Trumpet Hornpipe (2)
X: 1 T:Trumpet Hornpipe,aka. GS.091 M:2/2 L:1/8 Q:180 S:George Spencer m/s, Leeds,1831 R:Hornpipe O:England A:Leeds H:1831 Z:vmp.Cherri Graebe F:http://www.john-chambers.us/~jc/music/abc/mirror/atrilcoral.com/l.abc K:G major GG G2 GG G2 | BGBd gdBG | DD D2 DD D2 | FDFA cAFD| GG G2 GG G2 |BGBd gdBG |gbag fed^c | d2d2d2z2 :| |: dd d2 dd d2 | gaba gfed |edef gdcB | ABcG FEDC | B,GDG EGDG | B,GDG EGDG | cedc BAGF | G2G2G2z2 :||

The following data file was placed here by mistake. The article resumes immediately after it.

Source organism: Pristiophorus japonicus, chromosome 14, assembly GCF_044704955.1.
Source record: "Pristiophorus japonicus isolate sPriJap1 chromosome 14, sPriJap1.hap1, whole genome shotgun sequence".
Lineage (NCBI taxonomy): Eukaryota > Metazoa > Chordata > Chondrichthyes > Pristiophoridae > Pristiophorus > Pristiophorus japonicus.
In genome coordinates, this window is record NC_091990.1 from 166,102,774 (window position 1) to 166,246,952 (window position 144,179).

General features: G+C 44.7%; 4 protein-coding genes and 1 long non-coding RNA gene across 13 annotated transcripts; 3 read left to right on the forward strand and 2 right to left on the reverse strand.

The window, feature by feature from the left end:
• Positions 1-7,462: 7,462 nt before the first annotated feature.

TRUMPET HORNPIPE  (Crannciuil Earglain). AKA – “Trumpet Reel.” AKA and see “Captain Pugwash,” “Hasils’,” "Reel du courrier," "Thunder Hornpipe (1)." Irish, Scottish, English; Hornpipe. England; Shropshire, Lancashire. G Major (Ashman, Craig, Hunter, Kerr, Martin, O'Neill, Sweet): E Flat Major (Cranford, Honeyman, Skinner): B Flat Major (Doyle). Standard tuning (fiddle). AB (Skinner): AAB (Hunter): ABB (Honeyman): AABB (Ashman, Craig, Doyle, Kerr, Martin, O'Neill/1850): AA'BB (Cranford, Sweet): AA'BB' (O'Neill). A hornpipe (occasionally set as a reel) of unknown provenance, although it was contained in a number of English musicians' manuscript collections of the first half of the 19th century. According to editor Gordon Ashman, "Today no one can play this tune without the words 'Captain Pugwash' coming to mind." Captian Pugwash is a children’s show for which the “Trumpet Hornpipe” is used as a theme, and so strong is the association that “Captain Pugwash” is used as an alternate title. The tune appears to have been extremely popular from the mid-19t century, given its appearance in musician’s manuscript collections of that era, although in modern times it is sometimes considered somewhat of a beginner’s tune at English sessions. In the Joseph Kershaw manuscript (c. 1820 onwards) the tune appears as “Hasils’”, from North West England. See also the American variant "Thunder Hornpipe (1)" (found in Ryan's Mammoth Collection, 1883) and Montreal fiddler Joseph Allard's (1873-1947) version as "Reel du courrier."